17/08/2017 | Natalie Jewitt
A new exciting chapter
Starting school is a big transition for both you and your child so it is totally normal for it to be met with a mixed bag of emotions. I write this particular blog with both my psychologist and mummy head on, as my little girl is also starting school this year. Writing this has been a good opportunity to remind myself of all the things I discuss in my work, whilst sharing my top tips with you all. I’m hugely excited for her, I can’t wait to hear all about it when she comes home, but I’m also feeling sad that our time together each day will be less and I can recognise that I feel some anxiety which is likely due to the uncertainty of how she will find it all. So I write this for you and me as we enter this new exciting chapter together:
- In the days leading up to your son or daughter starting school, talk to them about what a typical school day may look like. There are lots of great books now available that can help you to do this. Ask your child how they are feeling about starting school, and if they have anything they want to chat to you about. Try to avoid saying things like “You don’t need to worry about that” at this can shut down the conversation, instead follow their lead and say “thanks for sharing that with me ...” Really hear what they have to say and always start by acknowledging their feelings, before thinking together about what you can do to help.
- It can be helpful for children to have pictures of the school, teachers and any friends they may already have made in the peer group before starting school. This helps them to feel more comfortable when they arrive on their first few days as they will recognise the building, classroom and a few faces. Most schools will have pictures on their website; have a look together.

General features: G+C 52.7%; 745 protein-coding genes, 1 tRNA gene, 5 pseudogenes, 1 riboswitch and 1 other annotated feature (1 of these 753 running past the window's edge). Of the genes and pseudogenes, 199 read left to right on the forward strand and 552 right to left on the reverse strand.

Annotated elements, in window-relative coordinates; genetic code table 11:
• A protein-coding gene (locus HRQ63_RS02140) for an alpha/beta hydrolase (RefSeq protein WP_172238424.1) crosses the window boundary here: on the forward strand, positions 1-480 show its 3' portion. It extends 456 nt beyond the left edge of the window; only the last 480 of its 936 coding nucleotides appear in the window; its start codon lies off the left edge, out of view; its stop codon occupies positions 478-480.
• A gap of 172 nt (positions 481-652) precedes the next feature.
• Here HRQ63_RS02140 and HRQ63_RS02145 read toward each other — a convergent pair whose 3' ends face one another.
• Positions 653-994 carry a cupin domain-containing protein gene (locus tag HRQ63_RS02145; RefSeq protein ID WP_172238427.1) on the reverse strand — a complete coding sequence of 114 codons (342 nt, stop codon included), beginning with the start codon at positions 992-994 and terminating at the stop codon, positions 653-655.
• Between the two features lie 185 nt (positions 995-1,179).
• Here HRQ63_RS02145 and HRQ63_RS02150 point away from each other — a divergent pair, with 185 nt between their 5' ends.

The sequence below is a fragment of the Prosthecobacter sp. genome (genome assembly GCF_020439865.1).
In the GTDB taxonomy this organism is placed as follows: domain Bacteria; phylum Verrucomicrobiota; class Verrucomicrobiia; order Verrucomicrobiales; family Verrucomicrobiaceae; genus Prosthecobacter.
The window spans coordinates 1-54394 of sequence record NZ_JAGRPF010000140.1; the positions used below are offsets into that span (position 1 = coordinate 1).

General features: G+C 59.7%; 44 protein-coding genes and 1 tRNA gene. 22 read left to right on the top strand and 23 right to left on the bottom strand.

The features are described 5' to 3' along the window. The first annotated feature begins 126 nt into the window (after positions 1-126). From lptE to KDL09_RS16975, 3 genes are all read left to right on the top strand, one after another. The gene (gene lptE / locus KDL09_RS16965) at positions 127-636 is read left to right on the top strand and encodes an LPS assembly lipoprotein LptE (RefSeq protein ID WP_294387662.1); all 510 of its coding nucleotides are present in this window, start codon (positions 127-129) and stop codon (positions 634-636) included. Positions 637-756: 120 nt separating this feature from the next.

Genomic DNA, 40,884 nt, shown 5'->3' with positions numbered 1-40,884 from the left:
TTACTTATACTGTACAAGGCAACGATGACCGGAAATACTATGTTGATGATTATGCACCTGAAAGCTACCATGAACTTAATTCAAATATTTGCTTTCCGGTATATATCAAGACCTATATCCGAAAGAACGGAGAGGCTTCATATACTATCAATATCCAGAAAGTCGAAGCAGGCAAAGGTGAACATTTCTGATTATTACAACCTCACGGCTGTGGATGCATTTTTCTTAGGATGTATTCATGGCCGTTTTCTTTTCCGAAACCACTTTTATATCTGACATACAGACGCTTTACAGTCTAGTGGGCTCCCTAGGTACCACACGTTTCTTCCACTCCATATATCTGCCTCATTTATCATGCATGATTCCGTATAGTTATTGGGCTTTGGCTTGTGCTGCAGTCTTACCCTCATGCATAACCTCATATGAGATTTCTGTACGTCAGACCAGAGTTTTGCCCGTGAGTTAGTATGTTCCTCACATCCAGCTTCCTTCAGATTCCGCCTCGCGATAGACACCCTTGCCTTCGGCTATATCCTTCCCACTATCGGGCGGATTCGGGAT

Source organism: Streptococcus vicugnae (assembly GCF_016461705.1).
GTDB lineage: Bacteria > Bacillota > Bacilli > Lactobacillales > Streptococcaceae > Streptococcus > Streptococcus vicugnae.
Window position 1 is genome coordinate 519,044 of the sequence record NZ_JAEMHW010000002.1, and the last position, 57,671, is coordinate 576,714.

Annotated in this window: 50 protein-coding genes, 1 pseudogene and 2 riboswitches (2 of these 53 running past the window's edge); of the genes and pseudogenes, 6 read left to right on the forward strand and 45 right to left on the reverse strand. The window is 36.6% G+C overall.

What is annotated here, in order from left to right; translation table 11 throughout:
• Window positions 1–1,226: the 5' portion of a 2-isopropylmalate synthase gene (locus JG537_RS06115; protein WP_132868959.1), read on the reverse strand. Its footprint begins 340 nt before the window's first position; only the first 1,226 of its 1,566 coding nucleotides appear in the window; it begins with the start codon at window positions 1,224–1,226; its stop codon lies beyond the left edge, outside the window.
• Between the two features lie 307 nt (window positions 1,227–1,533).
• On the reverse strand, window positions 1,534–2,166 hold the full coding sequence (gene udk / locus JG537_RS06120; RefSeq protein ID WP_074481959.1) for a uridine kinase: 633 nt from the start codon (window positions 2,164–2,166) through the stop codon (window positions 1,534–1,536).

- It will help your child feel more confident if they can go to the toilet independently, put their coat/shoes on and off and get changed for PE. Make it as easy as possible for them by buying shoes with Velcro on if your child cannot tie their laces and a coat that is easy for them to get on and off and practice at home. However, don’t panic if they haven’t quite mastered one or two of these, especially for some of the younger ones. A lot of developing goes on between 4 and 5 years and it may take some a little longer to master these skills. It may be helpful to send a note in to their class teacher to let them know that your little one needs some help with x, but that you are practicing with them at home.
- Help your child to feel confident and independent at lunch time by ensuring that they can open all cartons and containers in their lunch box and close them again if necessary. Practice with them peeling fruit if this is provided at snack time. Keep their lunches to things they are familiar with at first as there are lots of new things for them to take in, its good for lunch to be familiar and something you know they like.
- Work towards having a relaxed morning before school. Try to make sure that there isn’t a big rush to get ready for school. To help with this prepare clothes, lunches, bags and anything else they need the night before. This will help reduce any anxiety your child may have about starting school and will keep everyone calmer and happier – including you. To get them involved you could make a simple picture list for your children with what they need to do to be ready for school that they can then tick off each day.
- On their first few mornings if they are feeling a little anxious, let them know that this is totally normal. Talk to them about times when you may have started something new and how you felt. Let them know how you managed this, maybe through deep breathing, talking to a friend, going for a walk etc and then help them think of strategies they may find useful to help them relax. Do a simple breathing activity where you both get some bubbles, breathe in slowly through your nose and then blow out slowly through your bubble wand, blowing lots of bubbles everywhere. Try shaking the anxiety off together, by doing silly dances around the living room, great for getting rid of the build up of adrenaline but also a great playful activity that will get them laughing which also eases the anxiety feelings. For more tips and strategies join us on one of our children and anxiety workshops where we talk a lot more about anxiety and how to empower your children. Book now by going to our events page.